As you can see at the top of Listing 16.2, the Content-Type header for the main part of the email has been set to multipart/mixed, and a boundary has been created whose value is abcdefghi. When an email client encounters this, it proceeds to read through the content of the email until it encounters the start of a new boundary (specified by --abcdefghi). Everything between the start of the email message and the first boundary is ignored. When a new boundary is found, it treats everything between that boundary and the next one independently and handles the data accordingly. This process continues until the boundary-end marker is met (specified by --abcdefghi--).
In short, this email will be rendered as two different segments. The first segment will have a content type of text/plain and contain a simple email message. There is also a second segment to this email with a content-type of image/jpeg, which represents the base64-encoded data representing a JPEG image. Note that in Listing 16.2 the actual base64 encoded data for the image was omitted so as to not waste space.
A number of things can be learned from this MIME email example. First, you should clearly understand how the multipart/mixed content type can be used to create individual segments within an email by separating each segment by a marker specified by the boundary parameter. Second, you should note that it is absolutely critical when dealing with MIME emails that the parameter specified by the boundary parameter be unique! For instance, what if I had specified the boundary parameter as the following:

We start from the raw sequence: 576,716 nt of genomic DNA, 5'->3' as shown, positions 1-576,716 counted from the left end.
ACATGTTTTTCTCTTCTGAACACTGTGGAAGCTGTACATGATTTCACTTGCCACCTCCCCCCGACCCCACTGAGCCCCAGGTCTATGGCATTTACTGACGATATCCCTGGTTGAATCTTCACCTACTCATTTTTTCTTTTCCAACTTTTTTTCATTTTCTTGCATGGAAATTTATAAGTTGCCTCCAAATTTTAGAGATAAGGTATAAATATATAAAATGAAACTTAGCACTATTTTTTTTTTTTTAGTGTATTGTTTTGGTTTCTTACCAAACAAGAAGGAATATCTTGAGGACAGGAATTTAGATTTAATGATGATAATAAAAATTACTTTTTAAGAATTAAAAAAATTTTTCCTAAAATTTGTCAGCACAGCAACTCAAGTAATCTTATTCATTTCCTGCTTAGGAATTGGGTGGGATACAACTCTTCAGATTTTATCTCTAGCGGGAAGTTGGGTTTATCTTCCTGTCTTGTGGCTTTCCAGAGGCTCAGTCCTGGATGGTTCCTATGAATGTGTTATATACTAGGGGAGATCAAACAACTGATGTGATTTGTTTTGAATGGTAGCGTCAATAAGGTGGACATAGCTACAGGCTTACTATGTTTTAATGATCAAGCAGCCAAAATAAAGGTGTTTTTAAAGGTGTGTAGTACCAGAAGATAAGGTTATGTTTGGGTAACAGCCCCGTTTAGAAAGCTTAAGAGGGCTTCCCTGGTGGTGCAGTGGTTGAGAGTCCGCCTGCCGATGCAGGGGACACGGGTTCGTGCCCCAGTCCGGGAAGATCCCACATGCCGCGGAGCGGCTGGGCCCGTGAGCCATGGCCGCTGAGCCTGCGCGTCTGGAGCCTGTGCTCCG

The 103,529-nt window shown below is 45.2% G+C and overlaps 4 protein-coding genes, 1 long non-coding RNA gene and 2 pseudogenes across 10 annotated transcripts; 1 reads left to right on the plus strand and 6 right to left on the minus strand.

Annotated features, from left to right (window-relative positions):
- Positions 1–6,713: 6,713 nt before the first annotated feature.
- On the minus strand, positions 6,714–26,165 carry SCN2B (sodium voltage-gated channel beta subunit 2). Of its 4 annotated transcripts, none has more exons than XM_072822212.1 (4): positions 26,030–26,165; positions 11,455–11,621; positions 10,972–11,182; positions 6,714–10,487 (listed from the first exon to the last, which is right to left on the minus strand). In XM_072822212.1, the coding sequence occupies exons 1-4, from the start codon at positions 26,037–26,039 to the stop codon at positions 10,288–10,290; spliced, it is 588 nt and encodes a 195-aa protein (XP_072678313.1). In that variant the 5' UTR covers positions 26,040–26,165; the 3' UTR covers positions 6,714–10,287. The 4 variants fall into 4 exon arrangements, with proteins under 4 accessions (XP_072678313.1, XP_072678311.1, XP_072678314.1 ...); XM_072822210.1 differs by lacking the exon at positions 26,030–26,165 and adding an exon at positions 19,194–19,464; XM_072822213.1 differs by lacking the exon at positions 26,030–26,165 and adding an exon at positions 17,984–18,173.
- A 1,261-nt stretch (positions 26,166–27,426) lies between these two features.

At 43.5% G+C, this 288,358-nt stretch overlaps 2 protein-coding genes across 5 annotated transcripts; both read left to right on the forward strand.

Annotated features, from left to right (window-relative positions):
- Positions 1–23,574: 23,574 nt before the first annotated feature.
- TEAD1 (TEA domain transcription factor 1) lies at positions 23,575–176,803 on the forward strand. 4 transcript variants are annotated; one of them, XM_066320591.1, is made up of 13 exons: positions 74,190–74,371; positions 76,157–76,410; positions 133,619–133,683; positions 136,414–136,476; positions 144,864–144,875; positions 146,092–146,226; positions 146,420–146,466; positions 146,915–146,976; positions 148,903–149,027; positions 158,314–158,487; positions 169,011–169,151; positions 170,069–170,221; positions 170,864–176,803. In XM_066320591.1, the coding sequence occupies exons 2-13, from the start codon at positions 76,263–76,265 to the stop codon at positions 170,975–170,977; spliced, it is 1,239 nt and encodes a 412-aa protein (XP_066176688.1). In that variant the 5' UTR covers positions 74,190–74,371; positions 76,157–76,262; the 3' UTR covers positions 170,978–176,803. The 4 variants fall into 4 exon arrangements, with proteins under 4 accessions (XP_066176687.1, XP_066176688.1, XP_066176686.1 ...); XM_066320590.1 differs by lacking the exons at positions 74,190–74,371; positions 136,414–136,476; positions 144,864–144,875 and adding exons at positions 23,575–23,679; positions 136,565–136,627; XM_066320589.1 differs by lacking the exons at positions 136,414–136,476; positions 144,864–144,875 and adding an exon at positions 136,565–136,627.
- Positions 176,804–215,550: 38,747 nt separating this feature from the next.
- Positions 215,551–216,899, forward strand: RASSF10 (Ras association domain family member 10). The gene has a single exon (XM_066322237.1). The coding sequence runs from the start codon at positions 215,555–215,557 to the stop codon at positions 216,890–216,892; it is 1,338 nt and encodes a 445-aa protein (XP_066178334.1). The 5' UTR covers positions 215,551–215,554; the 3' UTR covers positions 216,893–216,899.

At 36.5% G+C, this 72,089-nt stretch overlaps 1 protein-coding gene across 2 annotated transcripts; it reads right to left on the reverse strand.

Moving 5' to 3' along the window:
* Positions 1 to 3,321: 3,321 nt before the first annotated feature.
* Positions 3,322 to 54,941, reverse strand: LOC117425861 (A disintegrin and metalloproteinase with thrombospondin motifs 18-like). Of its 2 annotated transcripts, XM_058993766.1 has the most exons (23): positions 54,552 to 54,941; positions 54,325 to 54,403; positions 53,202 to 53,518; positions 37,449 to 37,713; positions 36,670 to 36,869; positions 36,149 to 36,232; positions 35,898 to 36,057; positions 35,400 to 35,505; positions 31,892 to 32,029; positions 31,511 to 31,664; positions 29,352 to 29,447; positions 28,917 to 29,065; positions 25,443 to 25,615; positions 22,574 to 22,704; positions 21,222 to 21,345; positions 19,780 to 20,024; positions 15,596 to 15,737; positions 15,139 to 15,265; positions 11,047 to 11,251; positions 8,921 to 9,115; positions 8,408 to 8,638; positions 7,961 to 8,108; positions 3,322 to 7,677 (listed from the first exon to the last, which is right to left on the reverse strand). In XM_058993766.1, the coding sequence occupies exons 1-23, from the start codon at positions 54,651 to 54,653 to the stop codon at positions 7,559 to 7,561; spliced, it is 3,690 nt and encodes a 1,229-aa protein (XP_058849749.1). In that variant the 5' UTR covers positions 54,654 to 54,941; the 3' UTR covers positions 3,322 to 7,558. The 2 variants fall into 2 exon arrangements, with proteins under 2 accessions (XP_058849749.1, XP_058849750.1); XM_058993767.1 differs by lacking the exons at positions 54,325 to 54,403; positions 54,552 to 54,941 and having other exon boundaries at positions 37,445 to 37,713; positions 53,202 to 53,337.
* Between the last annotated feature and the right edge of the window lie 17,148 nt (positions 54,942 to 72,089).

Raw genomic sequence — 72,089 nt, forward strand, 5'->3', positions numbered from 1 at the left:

Content-Type: multipart/mixed; boundary=John;
Although this boundary works, if I happened to sign my email using two dashes:
... Thanks Angie Sue, I appreciate it. --John PS -- Do you have that five bucks you owe me?
When interpreted by the email client, what will happen to my little postscript? Because the actual content of my email message contained the same value as my MIME boundary (--John), chances are that it will get lost in the digital void and not be displayed in my email. Worse yet, such an error may cause the email not to be rendered at all by the email client. Hence, it is incredibly important when constructing MIME emails that the value of each boundary parameter be unique enough so that it will not appear in the content of any given segment.